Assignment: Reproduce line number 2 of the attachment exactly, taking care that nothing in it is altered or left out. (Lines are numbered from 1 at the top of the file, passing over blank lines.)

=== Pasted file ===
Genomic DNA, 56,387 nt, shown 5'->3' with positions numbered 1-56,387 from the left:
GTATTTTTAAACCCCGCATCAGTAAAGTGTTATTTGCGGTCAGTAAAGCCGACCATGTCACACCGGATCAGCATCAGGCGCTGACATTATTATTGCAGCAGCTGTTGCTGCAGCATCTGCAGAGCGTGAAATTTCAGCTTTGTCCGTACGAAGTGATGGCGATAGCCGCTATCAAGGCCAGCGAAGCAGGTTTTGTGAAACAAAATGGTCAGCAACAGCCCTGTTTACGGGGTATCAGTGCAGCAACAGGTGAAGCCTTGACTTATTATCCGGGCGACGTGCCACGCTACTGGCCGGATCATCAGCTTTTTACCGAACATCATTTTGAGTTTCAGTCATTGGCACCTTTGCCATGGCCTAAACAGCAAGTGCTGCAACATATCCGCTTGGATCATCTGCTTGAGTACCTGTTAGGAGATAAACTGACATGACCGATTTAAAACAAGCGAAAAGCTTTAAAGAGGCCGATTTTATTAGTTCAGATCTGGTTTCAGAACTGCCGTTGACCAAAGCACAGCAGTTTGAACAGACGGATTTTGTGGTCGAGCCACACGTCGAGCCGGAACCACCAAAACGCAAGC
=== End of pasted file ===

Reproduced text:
GTATTTTTAAACCCCGCATCAGTAAAGTGTTATTTGCGGTCAGTAAAGCCGACCATGTCACACCGGATCAGCATCAGGCGCTGACATTATTATTGCAGCAGCTGTTGCTGCAGCATCTGCAGAGCGTGAAATTTCAGCTTTGTCCGTACGAAGTGATGGCGATAGCCGCTATCAAGGCCAGCGAAGCAGGTTTTGTGAAACAAAATGGTCAGCAACAGCCCTGTTTACGGGGTATCAGTGCAGCAACAGGTGAAGCCTTGACTTATTATCCGGGCGACGTGCCACGCTACTGGCCGGATCATCAGCTTTTTACCGAACATCATTTTGAGTTTCAGTCATTGGCACCTTTGCCATGGCCTAAACAGCAAGTGCTGCAACATATCCGCTTGGATCATCTGCTTGAGTACCTGTTAGGAGATAAACTGACATGACCGATTTAAAACAAGCGAAAAGCTTTAAAGAGGCCGATTTTATTAGTTCAGATCTGGTTTCAGAACTGCCGTTGACCAAAGCACAGCAGTTTGAACAGACGGATTTTGTGGTCGAGCCACACGTCGAGCCGGAACCACCAAAACGCAAGC